AEI fellow Steven F. Hayward, who knows his Ronald Reagan (Hayward is the author of The Age of Reagan: The Conservative Counter-Revolution, 1980-1989), argues in a Washington Post op-ed that while all would-be political heirs to Ronald Reagan need to do their homework, Dutch "would probably have cheered on and surely would have had no problem voting for" Sarah Palin should she become the Republican Party's presidential nominee:
Like Reagan, she has enormous charisma and a populist style. At her best, such as on the "Tonight" show last week, she shares his self-assurance and ease in front of a crowd. Like Reagan, she hails from outside the political establishment and does not crave the approval of the elite; rather, she seems to thrive on their disapproval.Read Steven Hayward's opinion piece in its entirety here.
Like Reagan, Palin consciously speaks in ways appealing more to principle than to party. And like Reagan, she divides people across the political spectrum. Her "death panels" broadside against Obama may have seemed like cheap demagoguery, but it resembled Reagan's attack against the Panama Canal treaties in 1978: "We built it, we paid for it, it's ours, and we're keeping it!"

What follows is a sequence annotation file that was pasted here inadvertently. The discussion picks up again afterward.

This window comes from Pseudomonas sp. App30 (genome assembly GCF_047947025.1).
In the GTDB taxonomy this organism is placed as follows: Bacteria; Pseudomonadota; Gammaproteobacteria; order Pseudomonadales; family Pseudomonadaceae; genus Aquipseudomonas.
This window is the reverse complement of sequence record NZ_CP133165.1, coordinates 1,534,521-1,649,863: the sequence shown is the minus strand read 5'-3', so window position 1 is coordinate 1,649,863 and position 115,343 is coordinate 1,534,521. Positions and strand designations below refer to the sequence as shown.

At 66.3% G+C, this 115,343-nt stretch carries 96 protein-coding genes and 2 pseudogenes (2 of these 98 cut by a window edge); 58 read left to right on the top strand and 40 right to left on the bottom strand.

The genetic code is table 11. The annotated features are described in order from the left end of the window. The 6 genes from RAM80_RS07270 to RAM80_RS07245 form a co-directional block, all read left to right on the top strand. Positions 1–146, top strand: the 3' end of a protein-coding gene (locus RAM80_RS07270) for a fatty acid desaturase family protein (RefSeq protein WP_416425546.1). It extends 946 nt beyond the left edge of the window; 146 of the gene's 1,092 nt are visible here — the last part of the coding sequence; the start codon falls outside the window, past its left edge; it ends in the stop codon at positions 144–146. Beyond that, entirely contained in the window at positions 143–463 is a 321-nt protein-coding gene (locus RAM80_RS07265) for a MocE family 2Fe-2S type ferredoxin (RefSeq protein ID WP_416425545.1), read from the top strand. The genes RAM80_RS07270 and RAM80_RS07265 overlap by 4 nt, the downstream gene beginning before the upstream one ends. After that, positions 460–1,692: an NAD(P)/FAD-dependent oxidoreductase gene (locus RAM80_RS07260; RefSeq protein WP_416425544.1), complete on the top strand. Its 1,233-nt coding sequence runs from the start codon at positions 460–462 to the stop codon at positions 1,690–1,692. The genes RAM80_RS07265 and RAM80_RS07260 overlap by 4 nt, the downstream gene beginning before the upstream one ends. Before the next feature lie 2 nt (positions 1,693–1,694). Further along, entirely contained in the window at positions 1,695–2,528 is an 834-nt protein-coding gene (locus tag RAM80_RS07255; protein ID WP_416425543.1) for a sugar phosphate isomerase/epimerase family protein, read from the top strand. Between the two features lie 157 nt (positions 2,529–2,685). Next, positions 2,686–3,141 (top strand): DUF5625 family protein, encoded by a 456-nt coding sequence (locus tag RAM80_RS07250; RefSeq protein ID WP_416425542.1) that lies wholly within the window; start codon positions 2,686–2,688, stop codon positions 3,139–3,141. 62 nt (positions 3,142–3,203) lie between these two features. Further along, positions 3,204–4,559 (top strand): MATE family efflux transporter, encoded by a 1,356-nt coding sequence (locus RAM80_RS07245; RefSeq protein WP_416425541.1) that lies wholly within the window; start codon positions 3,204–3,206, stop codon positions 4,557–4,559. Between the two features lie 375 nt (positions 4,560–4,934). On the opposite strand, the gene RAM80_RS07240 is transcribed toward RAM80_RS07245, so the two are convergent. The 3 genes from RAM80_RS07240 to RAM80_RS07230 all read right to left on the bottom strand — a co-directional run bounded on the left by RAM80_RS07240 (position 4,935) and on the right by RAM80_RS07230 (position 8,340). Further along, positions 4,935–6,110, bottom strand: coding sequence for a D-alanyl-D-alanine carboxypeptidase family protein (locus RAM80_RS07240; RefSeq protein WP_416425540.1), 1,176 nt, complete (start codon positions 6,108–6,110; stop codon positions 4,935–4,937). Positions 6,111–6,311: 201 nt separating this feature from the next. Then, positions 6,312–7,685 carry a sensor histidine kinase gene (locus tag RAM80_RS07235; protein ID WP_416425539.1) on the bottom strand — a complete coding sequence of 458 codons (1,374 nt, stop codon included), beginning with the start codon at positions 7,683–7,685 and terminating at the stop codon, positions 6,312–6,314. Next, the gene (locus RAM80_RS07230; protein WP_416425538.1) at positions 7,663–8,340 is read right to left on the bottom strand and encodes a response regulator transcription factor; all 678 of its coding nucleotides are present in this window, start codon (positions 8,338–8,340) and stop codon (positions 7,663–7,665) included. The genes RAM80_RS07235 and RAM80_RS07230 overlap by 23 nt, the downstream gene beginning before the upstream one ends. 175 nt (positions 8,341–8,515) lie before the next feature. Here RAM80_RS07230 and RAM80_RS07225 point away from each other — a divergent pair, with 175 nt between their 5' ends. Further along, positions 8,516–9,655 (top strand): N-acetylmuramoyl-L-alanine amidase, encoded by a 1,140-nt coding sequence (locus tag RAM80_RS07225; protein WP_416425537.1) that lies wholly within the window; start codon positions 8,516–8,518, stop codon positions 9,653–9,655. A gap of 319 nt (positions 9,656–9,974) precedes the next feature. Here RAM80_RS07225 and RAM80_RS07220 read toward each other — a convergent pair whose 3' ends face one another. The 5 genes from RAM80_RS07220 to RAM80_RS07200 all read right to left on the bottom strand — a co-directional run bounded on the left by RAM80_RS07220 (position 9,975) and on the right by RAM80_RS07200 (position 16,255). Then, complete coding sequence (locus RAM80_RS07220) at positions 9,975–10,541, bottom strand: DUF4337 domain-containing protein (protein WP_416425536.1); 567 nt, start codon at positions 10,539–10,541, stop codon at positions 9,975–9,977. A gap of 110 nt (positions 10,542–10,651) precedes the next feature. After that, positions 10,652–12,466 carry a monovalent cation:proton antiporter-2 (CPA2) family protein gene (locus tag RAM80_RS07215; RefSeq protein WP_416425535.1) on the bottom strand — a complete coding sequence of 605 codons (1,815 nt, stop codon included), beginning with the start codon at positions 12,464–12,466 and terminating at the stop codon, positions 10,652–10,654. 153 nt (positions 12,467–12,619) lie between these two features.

Virtually all the criticisms of Palin -- calling her an anti-intellectual lightweight who can't name a magazine she reads or a founding father she admires -- were lobbed at Reagan before and during his time in the White House, and the critics hailed from both sides of the aisle. The GOP establishment was very uncomfortable with Reagan, even after he'd won two presidential elections in landslides -- and who can forget Clark Clifford's "amiable dunce" label?
Reagan would probably recognize, and approve of, these aspects of Palin's political persona. He knew the power of being an outsider and how it plays well with the people even if it gets bad reviews with the East Coast news media.